FIGURE 1-4 Effects of the proposed measure on the percentage of poor people in working families and families receiving cash welfare.

of poor people who are in families receiving cash welfare, AFDC and Supplemental Security Income (SSI), and to increase the percentage who are in working families; Figure 1-4.22 Largely because of the additions to income of the value of in-kind benefits, people in families receiving cash welfare account for just 30 percent of poor people under the proposed measure, compared with 40 percent under the current measure. In contrast, largely because of deductions from income of taxes, work expenses, and out-of-pocket medical care expenses, people in families with one or more earners account for 59 percent of poor people under the proposed measure, compared with 51 percent under the current measure. People in families receiving cash welfare still have a much higher poverty rate than the people in working families, but the difference is not as large under the proposed measure: the poverty rate for people in welfare families is 44 percent under the proposed measure and 59 percent under the current measure; the rate for people in working families is 11 percent under the proposed measure and 9 percent under the current measure.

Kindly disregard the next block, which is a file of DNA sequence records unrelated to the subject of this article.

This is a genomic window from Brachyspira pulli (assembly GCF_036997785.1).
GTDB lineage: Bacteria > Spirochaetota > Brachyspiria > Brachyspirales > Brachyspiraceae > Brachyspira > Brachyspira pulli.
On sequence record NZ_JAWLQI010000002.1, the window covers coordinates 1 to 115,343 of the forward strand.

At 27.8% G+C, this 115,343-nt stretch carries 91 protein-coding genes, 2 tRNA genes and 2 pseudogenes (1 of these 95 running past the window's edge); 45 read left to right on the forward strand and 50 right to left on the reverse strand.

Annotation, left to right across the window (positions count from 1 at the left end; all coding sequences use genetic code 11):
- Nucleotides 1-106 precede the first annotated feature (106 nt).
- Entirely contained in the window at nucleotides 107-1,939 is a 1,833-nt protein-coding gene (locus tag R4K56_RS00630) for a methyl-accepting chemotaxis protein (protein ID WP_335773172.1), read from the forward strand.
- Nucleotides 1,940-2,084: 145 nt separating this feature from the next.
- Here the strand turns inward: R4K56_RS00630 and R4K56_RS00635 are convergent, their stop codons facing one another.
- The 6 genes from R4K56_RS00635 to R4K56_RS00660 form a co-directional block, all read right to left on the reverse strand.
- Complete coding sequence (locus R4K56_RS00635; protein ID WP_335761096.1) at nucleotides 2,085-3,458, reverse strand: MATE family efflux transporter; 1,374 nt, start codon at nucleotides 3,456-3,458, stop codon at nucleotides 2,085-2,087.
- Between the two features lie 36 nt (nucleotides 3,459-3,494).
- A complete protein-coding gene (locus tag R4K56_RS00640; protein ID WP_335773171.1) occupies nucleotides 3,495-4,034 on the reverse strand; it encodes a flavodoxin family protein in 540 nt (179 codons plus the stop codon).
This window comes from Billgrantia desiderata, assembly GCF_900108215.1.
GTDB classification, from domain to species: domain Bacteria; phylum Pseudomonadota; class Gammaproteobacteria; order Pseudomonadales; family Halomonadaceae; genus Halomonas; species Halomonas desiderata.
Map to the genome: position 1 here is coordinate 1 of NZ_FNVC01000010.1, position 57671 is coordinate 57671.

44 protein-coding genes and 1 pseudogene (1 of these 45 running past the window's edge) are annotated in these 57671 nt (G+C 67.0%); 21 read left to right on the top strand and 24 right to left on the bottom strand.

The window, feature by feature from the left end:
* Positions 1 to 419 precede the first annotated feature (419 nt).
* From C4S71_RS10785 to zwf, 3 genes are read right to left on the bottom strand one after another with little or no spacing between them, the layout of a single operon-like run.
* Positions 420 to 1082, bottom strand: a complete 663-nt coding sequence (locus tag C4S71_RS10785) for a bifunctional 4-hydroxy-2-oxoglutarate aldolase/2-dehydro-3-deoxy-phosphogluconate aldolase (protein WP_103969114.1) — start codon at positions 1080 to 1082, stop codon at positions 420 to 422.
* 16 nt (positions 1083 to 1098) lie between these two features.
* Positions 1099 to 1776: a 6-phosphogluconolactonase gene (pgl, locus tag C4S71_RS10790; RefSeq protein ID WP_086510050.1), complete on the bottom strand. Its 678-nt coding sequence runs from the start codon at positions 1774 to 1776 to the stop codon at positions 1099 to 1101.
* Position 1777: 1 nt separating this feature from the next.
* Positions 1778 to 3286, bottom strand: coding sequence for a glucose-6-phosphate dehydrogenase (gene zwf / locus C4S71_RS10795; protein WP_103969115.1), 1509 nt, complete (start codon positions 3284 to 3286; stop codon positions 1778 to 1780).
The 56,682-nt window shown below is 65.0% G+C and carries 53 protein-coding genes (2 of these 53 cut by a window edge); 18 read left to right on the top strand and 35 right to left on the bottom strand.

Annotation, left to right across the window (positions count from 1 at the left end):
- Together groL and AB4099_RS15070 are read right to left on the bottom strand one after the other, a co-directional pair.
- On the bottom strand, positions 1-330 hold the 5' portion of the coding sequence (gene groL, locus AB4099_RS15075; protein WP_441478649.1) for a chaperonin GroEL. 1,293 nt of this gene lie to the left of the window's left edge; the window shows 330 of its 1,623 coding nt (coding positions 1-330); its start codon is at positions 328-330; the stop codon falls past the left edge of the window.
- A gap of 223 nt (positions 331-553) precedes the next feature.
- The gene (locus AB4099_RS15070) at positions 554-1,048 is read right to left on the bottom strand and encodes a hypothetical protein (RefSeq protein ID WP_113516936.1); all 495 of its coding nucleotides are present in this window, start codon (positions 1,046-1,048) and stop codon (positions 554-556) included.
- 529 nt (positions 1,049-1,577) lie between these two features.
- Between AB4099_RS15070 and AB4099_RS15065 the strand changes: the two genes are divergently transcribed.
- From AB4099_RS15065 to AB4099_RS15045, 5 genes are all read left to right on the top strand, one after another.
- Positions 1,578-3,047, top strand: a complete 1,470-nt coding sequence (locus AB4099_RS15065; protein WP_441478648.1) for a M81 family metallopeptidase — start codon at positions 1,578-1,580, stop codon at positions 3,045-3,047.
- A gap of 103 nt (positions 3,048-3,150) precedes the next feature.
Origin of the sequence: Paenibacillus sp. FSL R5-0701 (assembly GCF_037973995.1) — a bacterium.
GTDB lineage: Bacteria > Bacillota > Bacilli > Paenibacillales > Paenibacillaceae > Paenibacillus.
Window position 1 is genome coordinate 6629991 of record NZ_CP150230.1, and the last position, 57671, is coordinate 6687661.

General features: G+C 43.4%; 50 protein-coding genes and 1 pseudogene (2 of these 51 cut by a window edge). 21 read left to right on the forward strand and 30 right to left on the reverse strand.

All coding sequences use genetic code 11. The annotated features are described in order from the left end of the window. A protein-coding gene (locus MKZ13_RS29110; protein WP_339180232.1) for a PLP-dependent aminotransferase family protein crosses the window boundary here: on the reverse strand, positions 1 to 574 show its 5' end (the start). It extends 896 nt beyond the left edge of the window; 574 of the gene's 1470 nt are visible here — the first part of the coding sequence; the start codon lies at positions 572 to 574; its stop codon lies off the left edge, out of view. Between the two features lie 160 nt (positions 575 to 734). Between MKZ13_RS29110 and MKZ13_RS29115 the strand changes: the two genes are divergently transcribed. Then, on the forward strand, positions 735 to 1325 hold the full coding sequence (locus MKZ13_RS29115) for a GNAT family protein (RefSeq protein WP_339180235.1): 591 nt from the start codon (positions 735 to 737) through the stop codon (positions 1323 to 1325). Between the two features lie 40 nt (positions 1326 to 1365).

Another effect of the proposed measure is to increase the poverty rate for people in families lacking health insurance coverage. They make up 36 percent of the poor under the proposed measure, compared with 30 percent under the current measure.

By age, children make up about the same percentage of poor people (39-40%) and have about the same, higher-than-average poverty rate (22%) under both the current and the proposed measures—because poor children live both in families receiving cash welfare and in families with one or more earners.

22  

Families receiving cash welfare and those with one or more earners overlap to some extent; people not in either group include some retirees, students, and others.



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